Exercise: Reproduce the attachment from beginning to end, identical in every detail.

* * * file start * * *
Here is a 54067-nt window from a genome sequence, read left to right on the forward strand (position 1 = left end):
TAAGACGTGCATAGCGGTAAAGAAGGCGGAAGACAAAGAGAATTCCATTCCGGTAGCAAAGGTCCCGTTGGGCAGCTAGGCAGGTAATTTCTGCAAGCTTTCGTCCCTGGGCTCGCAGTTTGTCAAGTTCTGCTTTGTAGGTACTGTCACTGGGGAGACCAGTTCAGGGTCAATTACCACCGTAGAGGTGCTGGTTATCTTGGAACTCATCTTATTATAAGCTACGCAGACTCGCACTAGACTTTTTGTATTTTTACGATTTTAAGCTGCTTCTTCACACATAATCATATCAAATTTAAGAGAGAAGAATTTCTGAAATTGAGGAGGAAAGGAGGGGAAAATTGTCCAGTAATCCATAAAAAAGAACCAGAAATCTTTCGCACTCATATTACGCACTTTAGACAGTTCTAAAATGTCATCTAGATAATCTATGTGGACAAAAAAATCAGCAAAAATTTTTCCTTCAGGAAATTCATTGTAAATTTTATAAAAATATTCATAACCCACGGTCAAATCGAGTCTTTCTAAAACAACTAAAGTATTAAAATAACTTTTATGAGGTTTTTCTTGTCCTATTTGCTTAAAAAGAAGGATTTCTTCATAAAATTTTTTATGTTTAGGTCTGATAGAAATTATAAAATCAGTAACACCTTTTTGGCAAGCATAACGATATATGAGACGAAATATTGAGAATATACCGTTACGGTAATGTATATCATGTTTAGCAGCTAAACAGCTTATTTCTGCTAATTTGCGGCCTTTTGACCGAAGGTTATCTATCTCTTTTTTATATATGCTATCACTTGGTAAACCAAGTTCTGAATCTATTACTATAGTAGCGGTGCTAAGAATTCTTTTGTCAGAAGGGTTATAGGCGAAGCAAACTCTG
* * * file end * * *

Here is a 54067-nt window from a genome sequence, read left to right on the forward strand (position 1 = left end):
TAAGACGTGCATAGCGGTAAAGAAGGCGGAAGACAAAGAGAATTCCATTCCGGTAGCAAAGGTCCCGTTGGGCAGCTAGGCAGGTAATTTCTGCAAGCTTTCGTCCCTGGGCTCGCAGTTTGTCAAGTTCTGCTTTGTAGGTACTGTCACTGGGGAGACCAGTTCAGGGTCAATTACCACCGTAGAGGTGCTGGTTATCTTGGAACTCATCTTATTATAAGCTACGCAGACTCGCACTAGACTTTTTGTATTTTTACGATTTTAAGCTGCTTCTTCACACATAATCATATCAAATTTAAGAGAGAAGAATTTCTGAAATTGAGGAGGAAAGGAGGGGAAAATTGTCCAGTAATCCATAAAAAAGAACCAGAAATCTTTCGCACTCATATTACGCACTTTAGACAGTTCTAAAATGTCATCTAGATAATCTATGTGGACAAAAAAATCAGCAAAAATTTTTCCTTCAGGAAATTCATTGTAAATTTTATAAAAATATTCATAACCCACGGTCAAATCGAGTCTTTCTAAAACAACTAAAGTATTAAAATAACTTTTATGAGGTTTTTCTTGTCCTATTTGCTTAAAAAGAAGGATTTCTTCATAAAATTTTTTATGTTTAGGTCTGATAGAAATTATAAAATCAGTAACACCTTTTTGGCAAGCATAACGATATATGAGACGAAATATTGAGAATATACCGTTACGGTAATGTATATCATGTTTAGCAGCTAAACAGCTTATTTCTGCTAATTTGCGGCCTTTTGACCGAAGGTTATCTATCTCTTTTTTATATATGCTATCACTTGGTAAACCAAGTTCTGAATCTATTACTATAGTAGCGGTGCTAAGAATTCTTTTGTCAGAAGGGTTATAGGCGAAGCAAACTCTG